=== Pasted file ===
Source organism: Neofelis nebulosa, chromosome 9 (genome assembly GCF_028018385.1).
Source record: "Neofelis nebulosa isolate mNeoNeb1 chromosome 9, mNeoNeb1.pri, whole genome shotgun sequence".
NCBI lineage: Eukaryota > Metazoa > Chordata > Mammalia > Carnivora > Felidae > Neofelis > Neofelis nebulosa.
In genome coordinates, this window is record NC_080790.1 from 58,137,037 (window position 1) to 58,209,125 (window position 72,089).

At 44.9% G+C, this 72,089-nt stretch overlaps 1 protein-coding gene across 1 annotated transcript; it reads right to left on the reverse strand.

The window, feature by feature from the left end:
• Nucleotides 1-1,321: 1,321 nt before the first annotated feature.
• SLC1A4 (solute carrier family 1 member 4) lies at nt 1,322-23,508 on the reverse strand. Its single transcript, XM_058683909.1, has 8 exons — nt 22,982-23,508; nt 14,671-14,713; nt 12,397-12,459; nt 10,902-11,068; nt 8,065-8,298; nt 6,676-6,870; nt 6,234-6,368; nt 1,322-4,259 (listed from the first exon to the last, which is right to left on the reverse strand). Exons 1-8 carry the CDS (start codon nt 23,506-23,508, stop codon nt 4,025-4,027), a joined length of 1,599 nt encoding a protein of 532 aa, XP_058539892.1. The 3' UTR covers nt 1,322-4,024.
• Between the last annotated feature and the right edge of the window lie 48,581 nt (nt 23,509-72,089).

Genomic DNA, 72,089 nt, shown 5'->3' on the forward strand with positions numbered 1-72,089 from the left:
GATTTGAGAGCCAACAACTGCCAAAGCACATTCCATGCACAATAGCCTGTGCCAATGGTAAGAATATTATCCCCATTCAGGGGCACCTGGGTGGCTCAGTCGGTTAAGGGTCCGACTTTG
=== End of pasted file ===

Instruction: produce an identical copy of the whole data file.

Source organism: Neofelis nebulosa, chromosome 9 (genome assembly GCF_028018385.1).
Source record: "Neofelis nebulosa isolate mNeoNeb1 chromosome 9, mNeoNeb1.pri, whole genome shotgun sequence".
NCBI lineage: Eukaryota > Metazoa > Chordata > Mammalia > Carnivora > Felidae > Neofelis > Neofelis nebulosa.
In genome coordinates, this window is record NC_080790.1 from 58,137,037 (window position 1) to 58,209,125 (window position 72,089).

At 44.9% G+C, this 72,089-nt stretch overlaps 1 protein-coding gene across 1 annotated transcript; it reads right to left on the reverse strand.

The window, feature by feature from the left end:
• Nucleotides 1-1,321: 1,321 nt before the first annotated feature.
• SLC1A4 (solute carrier family 1 member 4) lies at nt 1,322-23,508 on the reverse strand. Its single transcript, XM_058683909.1, has 8 exons — nt 22,982-23,508; nt 14,671-14,713; nt 12,397-12,459; nt 10,902-11,068; nt 8,065-8,298; nt 6,676-6,870; nt 6,234-6,368; nt 1,322-4,259 (listed from the first exon to the last, which is right to left on the reverse strand). Exons 1-8 carry the CDS (start codon nt 23,506-23,508, stop codon nt 4,025-4,027), a joined length of 1,599 nt encoding a protein of 532 aa, XP_058539892.1. The 3' UTR covers nt 1,322-4,024.
• Between the last annotated feature and the right edge of the window lie 48,581 nt (nt 23,509-72,089).

Genomic DNA, 72,089 nt, shown 5'->3' on the forward strand with positions numbered 1-72,089 from the left:
GATTTGAGAGCCAACAACTGCCAAAGCACATTCCATGCACAATAGCCTGTGCCAATGGTAAGAATATTATCCCCATTCAGGGGCACCTGGGTGGCTCAGTCGGTTAAGGGTCCGACTTTG